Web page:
On February 23, Innis College hosted a screening of the documentary Black Ice, in collaboration with the Faculty of Kinesiology and Physical Education (KPE) and the Cinema Studies Institute. The screening was followed by a discussion between the director, Hubert Davis, and KPE Professors Simon Darnell and Janelle Joseph. 

Black Ice premiered at the 2022 Toronto International Film Festival, winning the People’s Choice Documentary Award and is now available on Crave. Davis has previously explored the social and cultural impacts of basketball in the Oscar-nominated documentary Hardwood and in Giants of Africa. In Black Ice, Davis turns to hockey with executive producers Drake and Lebron James. 

After the viewing, Darnell, Joseph, and Davis discussed the major themes of the movie and how it connects to the real world. 

[Hockey] is an integral part of our identity,” Davis explained. “If we can talk about some of the issues going on in hockey, then we [can] have the chance to talk about some of the issues going on in the country.” 

With impactful stories, Black Ice highlights the challenges Black hockey players face, ultimately exposing the systemic racism within the sport. 

Historical contributions

“When we look at history, we have to understand that the Black experience is often in the margins,” Davis explained. “[If] we can actually recentre those stories, then the history won’t get lost,” added Joseph.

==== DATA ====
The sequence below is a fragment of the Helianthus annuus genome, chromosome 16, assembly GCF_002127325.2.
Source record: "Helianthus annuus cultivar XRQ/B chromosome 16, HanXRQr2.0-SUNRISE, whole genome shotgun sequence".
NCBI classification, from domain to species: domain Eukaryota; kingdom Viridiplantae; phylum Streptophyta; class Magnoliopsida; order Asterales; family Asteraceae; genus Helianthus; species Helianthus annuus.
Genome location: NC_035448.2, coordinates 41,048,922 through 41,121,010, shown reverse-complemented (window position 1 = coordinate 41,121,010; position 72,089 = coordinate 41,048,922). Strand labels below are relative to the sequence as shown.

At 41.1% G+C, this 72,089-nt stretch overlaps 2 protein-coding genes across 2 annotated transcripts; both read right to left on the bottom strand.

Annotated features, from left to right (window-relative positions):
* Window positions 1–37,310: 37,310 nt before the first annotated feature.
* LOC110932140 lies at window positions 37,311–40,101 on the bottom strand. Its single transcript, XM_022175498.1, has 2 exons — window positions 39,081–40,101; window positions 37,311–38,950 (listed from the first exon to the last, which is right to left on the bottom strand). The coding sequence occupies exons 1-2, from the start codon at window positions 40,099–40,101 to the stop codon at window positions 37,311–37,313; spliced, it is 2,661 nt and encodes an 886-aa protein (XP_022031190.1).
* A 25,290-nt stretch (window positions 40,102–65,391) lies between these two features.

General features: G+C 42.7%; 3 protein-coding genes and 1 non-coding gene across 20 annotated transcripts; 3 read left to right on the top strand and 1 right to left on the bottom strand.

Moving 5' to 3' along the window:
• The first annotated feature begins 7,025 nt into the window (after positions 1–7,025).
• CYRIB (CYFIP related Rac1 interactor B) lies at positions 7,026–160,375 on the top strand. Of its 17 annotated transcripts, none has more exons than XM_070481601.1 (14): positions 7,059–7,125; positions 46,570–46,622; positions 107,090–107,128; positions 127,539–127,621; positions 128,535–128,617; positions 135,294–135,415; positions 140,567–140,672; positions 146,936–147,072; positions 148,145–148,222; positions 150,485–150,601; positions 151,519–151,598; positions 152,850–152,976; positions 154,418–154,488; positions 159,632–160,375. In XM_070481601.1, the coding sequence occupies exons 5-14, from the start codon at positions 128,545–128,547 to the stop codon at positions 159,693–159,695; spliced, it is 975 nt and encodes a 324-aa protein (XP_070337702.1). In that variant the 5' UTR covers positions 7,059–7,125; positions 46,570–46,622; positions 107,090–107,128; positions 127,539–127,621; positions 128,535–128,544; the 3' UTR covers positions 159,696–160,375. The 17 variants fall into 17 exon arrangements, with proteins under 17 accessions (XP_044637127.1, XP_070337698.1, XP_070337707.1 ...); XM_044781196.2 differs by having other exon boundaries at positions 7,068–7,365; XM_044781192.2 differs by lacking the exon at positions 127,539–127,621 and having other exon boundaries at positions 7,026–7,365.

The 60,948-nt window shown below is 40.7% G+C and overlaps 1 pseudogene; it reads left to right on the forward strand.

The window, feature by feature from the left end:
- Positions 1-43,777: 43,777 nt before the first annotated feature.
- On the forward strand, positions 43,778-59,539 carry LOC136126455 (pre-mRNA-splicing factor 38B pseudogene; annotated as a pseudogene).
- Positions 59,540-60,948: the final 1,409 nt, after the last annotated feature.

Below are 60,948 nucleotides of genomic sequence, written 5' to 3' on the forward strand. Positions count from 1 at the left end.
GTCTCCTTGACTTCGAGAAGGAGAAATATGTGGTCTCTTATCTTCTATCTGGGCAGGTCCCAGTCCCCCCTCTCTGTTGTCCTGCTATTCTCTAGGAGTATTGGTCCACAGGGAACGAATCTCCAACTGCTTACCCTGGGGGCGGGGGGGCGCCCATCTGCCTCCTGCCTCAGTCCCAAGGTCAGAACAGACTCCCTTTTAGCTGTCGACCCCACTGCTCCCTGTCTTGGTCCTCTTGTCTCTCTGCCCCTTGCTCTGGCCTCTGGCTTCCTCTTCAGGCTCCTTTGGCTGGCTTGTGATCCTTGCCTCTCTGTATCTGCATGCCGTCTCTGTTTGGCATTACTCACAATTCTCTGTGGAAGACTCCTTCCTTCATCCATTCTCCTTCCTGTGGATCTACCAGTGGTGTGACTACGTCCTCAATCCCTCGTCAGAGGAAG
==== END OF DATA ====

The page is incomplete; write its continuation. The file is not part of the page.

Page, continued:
When looking into the past, Black Ice identifies the contributions of Black hockey players, which the hockey community has overlooked. The Colored Hockey League of the Maritimes (CHL) pioneered both the slap shot and the rule enabling goaltenders to drop to the ice to block shots and often don’t get credit for these contributions.

Furthermore, the documentary highlights the historic discrimination faced by Black hockey players like Herbert Carnegie, considered one of Canada’s best hockey players despite the fact that he never played in the NHL. In 1938, Conn Smythe, the general manager for the Toronto Maple Leafs, stated that he would pay $10,000 for someone to make Carnegie white, despite being clearly impressed by Carnegie’s skills. In a piece of archival footage, Carnegie breaks down into tears when discussing this incident. He later founded the Future Aces Hockey School, the first hockey school in Canada. Carnegie’s contributions have continued to be underappreciated — he was only inducted posthumously into the Hockey Hall of Fame in 2022. 

“I assumed that [this history] wasn’t important because I wasn’t taught about it,” Davis said about the historic Black communities and individuals explored in Black Ice. “I was actually quite embarrassed [or] kind of ashamed… [that I] didn’t know this.” 

Nevertheless, by focusing on this history, Black Ice unpacks how hockey’s issues with diversity are not as complicated as many believe. “[I learned] even after the CHL ended, we didn’t stop playing [hockey]. It’s always been part of our culture,” Davis said. So, why has hockey failed to embrace this community? 

Abuse and alienation